Weatherford Democrat

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September 21, 2012

Judge recuses self from animal cruelty case

PARKER COUNTY — A Parker County judge presiding over a high-profile animal cruelty case has recused himself and transferred the cases to another court.

Late last month, court-appointed attorney Chris Castanon for defendant Linda Pharis, accused of animal cruelty in the dehydration deaths of nine horses last year, filed a motion requesting County Court at Law 1 Judge Jerry Buckner disqualify or recuse himself.

Buckner did just that earlier this month. He also went a step further and tranferred all the charges involving co-defendant Keith Hall to County Court at Law 2, as well.

Administrative Judge Jeff Walker, who has oversight in recusals, approved the transfer of the 21 misdemeanor cases to County Court at Law 2 Judge Ben Akers last week, according to court records.

“The judge in this case has expressed his opinion that defendant is guilty of the offense charged thus the defendant cannot recieve a fair trial,” Castanon wrote in his motion.

A message left for Castanon was not returned by deadline. However, Pharis told the Democrat earlier this year that she felt statements made by the judge during a February administrative hearing indicated he believed she was guilty.

Pharis — along with thehorses' owner, Hall — faces nine class A misdemeanor charges of cruelty to livestock animals after the animals were found without water in August 2011 sometime after the well stopped pumping water. Investigators also reported the horses were malnourished and there did not appear to be enough food available to the animals. Hall also faces three class A misdemeanor drug charges.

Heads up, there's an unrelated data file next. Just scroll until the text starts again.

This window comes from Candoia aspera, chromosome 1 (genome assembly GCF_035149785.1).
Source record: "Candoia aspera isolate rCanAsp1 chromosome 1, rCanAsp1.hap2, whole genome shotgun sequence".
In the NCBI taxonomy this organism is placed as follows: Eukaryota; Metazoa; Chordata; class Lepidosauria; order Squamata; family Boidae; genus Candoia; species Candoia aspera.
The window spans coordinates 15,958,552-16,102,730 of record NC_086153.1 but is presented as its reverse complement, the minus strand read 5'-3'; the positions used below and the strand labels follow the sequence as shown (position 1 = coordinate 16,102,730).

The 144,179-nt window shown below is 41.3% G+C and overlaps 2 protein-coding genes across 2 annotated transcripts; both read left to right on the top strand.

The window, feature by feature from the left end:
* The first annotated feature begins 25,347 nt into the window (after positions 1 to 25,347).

Pharis has said she was not responsible for the horses at the time of their death.

Pharis originally signed a guilty plea during a plea negotiation on Jan. 23, which included a sentence of two years probation, a $2,000 fine and an agreement to testify for the state against Hall.

Prosecutors reportedly agreed to drop the other eight cases against her.

Pharis said she pleaded guilty because she felt she didn’t stand a chance at trial without representation by someone who knows the legal system.

She submitted paperwork twice in 2011 around the time of her arrests requesting a court-appointed attorney but never heard back, she said.

She began calling the judge and prosecutor’s offices after the Jan. 23 plea arrangement and reportedly filed a complaint with the Texas Commission on Judicial Conduct, claiming Buckner had told her and other defendants during an earlier court appearance that he would not appoint them attorneys.

During her first court appearance, another defendant requested the paperwork, filled it out and was denied, according to Pharis, who added she felt the judge would not consider appointing her an attorney after his statements.

Buckner did not return calls about the issue, though he later told Pharis she misquoted him. Judges are restricted on talking about cases outside of the courtroom.

Buckner held a hearing Feb. 3, during which he set aside her plea.

 “Instead of having probation for killing nine horses, we’ll see what a Parker County jury thinks about that,” Buckner told Pharis.

He also admonished her for misquoting him and Pharis apologized.

During the same hearing, he initially denied her request for a court-appointed attorney but reversed his decision a few minutes later.

“I would rather go to trial on nine counts than plead guilty on one,” Pharis said afterward.

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